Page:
Single-Family Production / Detached / Merit
The Case Study Houses of the mid-20th century continue to serve as architectural touchstones, even in settings utterly unlike their original sun-drenched sites. In Milwaukee, they've helped inspire a series of moderately priced infill houses designed by Brian Johnsen, AIA, and Sebastian Schmaling, AIA. "We're trying to reinterpret the Case Study homes' exploration of materials and of creating space, but in a more urban context," Johnsen explains.
The second home in the series, Urban Infill 02, consists of an interlocking two-story cube and one-story bar unified by a steel second-floor trellis. The architects used a standard 2-foot module to cut costs and minimize construction waste, and they specified inexpensive materials such as okoume plywood cladding for the cube and concrete block for the bar. Placement of the home's windows and fiber-cement louvers can vary according to site conditions, and the horizontal bar can be extended or moved, depending on the buyer's preference.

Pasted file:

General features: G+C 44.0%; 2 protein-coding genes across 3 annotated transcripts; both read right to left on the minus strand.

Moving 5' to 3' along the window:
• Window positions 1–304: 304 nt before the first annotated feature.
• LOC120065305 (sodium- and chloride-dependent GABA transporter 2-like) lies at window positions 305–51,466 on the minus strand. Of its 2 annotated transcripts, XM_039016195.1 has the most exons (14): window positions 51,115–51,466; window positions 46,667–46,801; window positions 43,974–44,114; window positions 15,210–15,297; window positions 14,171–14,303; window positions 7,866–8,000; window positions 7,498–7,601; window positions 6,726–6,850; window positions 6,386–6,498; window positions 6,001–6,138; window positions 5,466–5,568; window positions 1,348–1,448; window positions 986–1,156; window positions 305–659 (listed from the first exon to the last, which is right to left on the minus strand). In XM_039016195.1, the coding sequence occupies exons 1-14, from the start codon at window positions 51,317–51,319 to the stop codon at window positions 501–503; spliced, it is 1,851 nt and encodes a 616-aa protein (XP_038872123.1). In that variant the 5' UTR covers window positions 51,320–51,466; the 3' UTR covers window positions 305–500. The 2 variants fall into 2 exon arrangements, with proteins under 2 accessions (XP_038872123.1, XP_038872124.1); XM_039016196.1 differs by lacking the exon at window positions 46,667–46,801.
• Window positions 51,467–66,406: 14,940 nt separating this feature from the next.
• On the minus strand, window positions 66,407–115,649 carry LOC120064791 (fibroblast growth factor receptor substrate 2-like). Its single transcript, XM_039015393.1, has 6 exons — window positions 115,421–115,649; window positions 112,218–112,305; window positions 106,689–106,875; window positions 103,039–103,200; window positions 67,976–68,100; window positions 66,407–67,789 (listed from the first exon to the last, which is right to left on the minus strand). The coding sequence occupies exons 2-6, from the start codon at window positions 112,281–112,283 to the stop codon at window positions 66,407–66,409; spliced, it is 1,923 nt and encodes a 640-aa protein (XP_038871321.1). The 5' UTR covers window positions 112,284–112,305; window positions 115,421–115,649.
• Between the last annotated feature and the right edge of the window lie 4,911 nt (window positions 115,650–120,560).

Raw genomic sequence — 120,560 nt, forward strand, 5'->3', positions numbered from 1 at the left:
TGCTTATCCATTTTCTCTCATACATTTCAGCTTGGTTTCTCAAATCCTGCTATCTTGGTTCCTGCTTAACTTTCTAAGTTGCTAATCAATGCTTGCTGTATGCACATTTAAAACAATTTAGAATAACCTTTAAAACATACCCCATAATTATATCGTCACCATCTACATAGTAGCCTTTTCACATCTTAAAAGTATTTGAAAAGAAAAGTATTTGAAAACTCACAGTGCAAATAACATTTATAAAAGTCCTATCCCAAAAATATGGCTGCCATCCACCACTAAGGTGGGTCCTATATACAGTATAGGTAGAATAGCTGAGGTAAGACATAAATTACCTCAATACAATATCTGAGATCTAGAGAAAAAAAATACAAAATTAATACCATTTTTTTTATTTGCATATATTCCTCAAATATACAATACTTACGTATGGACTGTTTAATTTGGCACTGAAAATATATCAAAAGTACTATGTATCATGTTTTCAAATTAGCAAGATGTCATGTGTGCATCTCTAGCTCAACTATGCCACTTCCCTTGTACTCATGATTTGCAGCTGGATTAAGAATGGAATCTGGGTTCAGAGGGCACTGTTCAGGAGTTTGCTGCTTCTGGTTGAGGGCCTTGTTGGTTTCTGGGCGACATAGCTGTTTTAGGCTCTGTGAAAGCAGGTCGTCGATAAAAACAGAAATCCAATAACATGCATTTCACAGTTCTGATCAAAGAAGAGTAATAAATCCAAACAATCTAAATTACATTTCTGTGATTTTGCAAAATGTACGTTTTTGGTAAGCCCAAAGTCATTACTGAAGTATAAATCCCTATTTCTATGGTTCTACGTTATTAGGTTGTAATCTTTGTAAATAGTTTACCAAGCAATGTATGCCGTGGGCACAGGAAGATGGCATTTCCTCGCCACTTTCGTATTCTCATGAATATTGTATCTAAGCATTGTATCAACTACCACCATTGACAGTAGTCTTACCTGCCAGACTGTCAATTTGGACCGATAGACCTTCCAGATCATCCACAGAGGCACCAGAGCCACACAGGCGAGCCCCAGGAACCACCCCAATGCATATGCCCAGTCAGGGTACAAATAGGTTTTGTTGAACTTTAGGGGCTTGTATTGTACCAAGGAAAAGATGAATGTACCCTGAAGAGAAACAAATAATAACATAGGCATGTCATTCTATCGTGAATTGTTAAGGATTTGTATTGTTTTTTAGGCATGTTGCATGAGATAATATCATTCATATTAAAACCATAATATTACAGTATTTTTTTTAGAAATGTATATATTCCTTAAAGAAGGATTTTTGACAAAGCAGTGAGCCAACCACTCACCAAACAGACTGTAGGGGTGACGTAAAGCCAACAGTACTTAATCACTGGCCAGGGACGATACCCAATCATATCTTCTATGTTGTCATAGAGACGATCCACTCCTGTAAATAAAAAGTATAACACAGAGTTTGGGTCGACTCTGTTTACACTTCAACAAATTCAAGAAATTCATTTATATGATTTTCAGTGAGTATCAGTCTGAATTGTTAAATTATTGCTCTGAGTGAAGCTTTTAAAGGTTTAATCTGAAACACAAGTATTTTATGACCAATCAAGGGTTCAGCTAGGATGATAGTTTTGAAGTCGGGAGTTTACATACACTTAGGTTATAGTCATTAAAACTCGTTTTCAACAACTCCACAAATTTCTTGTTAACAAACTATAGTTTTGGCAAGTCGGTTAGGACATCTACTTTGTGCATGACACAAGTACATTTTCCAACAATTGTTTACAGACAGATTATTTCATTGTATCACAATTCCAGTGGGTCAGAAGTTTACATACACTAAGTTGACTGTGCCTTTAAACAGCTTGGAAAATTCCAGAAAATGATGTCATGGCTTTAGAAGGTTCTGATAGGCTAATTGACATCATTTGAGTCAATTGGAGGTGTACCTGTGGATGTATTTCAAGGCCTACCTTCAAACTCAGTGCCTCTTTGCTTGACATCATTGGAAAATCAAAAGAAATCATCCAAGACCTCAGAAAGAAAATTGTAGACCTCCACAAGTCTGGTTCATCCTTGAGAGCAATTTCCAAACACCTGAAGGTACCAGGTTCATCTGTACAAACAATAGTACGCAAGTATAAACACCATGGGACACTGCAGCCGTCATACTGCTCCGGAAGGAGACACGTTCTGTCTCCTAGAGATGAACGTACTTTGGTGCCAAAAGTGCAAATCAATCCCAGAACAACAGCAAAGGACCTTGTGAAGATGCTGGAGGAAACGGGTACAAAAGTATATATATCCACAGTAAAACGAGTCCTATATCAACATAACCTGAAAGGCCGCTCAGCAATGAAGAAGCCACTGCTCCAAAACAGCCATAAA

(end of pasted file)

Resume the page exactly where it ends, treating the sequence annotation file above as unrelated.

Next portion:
"This project uses restraint," one judge noted. "Its elegant proportions are to the scale of the human body."